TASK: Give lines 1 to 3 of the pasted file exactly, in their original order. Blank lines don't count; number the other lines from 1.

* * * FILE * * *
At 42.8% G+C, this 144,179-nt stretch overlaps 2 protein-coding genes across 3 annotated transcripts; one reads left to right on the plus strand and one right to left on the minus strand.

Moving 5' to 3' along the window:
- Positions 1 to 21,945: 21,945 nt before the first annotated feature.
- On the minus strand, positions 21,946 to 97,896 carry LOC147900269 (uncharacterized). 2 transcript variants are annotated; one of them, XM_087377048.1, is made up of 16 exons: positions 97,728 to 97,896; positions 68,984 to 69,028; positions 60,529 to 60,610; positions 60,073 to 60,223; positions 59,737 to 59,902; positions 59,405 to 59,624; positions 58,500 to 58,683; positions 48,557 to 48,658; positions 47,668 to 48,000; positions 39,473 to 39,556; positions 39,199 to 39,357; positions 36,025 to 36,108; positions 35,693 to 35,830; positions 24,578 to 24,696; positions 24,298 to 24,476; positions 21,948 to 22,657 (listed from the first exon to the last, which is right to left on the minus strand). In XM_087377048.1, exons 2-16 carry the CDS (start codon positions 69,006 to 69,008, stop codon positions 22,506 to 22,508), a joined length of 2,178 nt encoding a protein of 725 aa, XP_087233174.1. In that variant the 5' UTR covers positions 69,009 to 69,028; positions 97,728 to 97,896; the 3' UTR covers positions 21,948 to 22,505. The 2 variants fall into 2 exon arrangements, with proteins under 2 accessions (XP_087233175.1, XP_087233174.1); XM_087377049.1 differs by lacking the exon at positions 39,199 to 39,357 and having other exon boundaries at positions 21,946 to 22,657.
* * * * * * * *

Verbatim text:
At 42.8% G+C, this 144,179-nt stretch overlaps 2 protein-coding genes across 3 annotated transcripts; one reads left to right on the plus strand and one right to left on the minus strand.

Moving 5' to 3' along the window:
- Positions 1 to 21,945: 21,945 nt before the first annotated feature.